Fighting for sway among the big HPC-in-the-cloud providers – AWS, Azure, etc. – is challenging for smaller players. The giants own the mindshare. HPC specialist Penguin Computing recently re-ran benchmarks from a study of its larger brethren and says the results show its ‘public cloud’ – Penguin on Demand (POD) – is among the leaders in cost and performance. The natural caveat here is Penguin ran the tests. The company says the tests accurately recreate those in the study and that it is willing to let prospects or third parties run the tests for themselves at no charge.
A marketing exercise? Of course. The Penguin effort was in response to a paper – Comparative benchmarking of cloud computing vendors with High Performance Linpack – authored by Exabyte.io and posted on arXiv.org last month. But besides simply being an effort by Penguin to gain user attention and push its way more forcefully into the land of giants such as Microsoft, Google, AWS, and IBM/SoftLayer, and Rackspace, all examined in the paper, the effort also reveals the growing competitive zeal among many providers to offer HPC in the cloud.
Where Microsoft Azure was the top performer in the original study, Penguin reports that POD comes out ahead in the new benchmarking it performed on both price and performance measures. Penguin, according to its measurements, takes the lead in terms of Linpack gigaflops-per-core, Linpack gigaflops-per-node and has it has the most favorable speedup at scale.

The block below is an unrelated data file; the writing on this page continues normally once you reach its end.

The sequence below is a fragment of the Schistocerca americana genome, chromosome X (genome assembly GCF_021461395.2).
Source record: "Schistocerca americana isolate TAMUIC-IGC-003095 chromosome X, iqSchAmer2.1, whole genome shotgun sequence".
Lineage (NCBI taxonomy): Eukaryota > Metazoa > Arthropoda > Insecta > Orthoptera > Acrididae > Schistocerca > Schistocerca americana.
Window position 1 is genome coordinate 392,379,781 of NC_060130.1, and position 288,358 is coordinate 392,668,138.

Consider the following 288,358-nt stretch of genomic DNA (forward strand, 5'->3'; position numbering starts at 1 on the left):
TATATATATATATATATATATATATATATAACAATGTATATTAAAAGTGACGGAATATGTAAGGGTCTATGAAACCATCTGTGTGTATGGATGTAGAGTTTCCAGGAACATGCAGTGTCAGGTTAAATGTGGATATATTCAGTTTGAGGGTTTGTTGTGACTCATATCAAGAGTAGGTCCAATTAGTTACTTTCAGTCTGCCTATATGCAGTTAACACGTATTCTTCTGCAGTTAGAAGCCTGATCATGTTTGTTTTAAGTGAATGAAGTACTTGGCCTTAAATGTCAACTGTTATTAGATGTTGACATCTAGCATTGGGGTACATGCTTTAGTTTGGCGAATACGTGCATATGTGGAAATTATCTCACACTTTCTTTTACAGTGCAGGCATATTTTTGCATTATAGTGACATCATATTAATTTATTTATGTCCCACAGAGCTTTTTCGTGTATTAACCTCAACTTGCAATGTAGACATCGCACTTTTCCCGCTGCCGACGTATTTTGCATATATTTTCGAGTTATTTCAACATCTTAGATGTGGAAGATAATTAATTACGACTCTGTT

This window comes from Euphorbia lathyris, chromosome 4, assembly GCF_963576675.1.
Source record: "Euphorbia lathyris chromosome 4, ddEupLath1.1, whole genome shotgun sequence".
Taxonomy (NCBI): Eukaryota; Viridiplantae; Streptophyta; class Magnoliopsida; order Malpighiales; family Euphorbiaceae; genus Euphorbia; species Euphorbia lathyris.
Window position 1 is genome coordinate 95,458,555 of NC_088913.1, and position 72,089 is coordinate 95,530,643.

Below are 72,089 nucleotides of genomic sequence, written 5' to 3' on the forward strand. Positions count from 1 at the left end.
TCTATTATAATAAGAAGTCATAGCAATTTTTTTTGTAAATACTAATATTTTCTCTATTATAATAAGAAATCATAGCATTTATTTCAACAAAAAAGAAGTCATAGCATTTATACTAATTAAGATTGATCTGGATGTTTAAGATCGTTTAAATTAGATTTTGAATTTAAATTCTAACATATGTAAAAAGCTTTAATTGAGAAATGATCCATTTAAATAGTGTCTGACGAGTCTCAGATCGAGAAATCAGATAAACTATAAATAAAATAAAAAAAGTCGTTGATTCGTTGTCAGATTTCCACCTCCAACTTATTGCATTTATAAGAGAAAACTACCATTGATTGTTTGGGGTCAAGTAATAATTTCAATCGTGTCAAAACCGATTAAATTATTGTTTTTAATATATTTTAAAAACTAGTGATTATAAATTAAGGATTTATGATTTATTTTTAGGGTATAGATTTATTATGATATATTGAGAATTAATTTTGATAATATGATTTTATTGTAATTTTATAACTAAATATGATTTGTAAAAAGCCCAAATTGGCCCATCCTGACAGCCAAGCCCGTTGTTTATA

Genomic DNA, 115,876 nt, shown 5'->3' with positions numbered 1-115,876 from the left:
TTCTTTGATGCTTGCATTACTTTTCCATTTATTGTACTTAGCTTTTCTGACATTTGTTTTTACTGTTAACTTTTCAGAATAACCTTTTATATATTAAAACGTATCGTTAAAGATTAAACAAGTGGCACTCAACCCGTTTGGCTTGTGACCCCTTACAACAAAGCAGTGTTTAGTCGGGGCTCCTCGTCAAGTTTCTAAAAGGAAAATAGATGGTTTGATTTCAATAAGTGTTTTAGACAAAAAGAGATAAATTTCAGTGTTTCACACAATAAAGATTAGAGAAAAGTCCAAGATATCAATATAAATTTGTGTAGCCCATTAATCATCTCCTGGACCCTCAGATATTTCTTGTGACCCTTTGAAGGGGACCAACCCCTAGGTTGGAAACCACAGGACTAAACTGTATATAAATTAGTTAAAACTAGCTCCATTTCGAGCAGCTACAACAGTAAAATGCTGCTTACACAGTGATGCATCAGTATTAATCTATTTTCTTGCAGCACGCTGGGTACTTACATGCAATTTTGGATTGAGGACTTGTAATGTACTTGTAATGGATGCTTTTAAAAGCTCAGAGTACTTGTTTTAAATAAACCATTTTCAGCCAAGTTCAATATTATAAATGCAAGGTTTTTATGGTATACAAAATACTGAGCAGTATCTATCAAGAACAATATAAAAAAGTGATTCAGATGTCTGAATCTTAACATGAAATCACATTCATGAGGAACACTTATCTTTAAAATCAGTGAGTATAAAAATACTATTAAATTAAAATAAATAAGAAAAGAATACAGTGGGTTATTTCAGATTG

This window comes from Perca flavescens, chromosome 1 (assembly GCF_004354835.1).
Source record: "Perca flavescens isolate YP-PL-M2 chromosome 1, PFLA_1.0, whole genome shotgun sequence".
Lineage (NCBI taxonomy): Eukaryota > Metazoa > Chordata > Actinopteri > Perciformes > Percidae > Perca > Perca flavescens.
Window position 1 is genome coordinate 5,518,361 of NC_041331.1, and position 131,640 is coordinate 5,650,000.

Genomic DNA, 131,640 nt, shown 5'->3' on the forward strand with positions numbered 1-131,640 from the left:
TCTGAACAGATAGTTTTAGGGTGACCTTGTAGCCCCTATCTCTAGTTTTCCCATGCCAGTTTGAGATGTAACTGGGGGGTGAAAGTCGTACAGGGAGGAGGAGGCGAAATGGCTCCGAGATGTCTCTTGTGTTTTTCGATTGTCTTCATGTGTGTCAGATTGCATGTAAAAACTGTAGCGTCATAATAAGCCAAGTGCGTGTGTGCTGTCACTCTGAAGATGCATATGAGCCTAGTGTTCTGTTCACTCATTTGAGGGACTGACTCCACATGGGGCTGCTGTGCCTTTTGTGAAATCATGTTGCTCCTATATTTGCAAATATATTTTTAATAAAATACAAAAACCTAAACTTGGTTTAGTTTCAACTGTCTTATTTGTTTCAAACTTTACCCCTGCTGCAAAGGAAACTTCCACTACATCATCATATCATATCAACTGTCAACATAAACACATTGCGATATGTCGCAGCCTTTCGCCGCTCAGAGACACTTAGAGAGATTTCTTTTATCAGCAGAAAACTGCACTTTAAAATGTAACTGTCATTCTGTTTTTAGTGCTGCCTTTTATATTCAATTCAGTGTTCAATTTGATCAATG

To some extent one would expect Penguin to outperform public cloud providers. POD is best characterized as an on-demand HPC cluster rather than a typical public cloud. It is a tightly coupled environment (with the option of OmniPath 100Gb/s interconnect, which was used for this testing). Definitional nuances aside, the bigger takeaway, if accurate, may be the POD is cheaper for HPC workloads than the major cloud players.
HPCwire covered the earlier paper (see, Azure Edges AWS in Linpack Benchmark Study). In it, performances varied with Azure besting the pack, which included a NERSC run. The primary purpose of the study was to demonstrate whether or not HPC workloads can be reliably and cost-effectively run in the cloud. Using the high performance Linpack as the performance metric and a cost comparison with traditional infrastructure, the authors’ answer is an unqualified yes.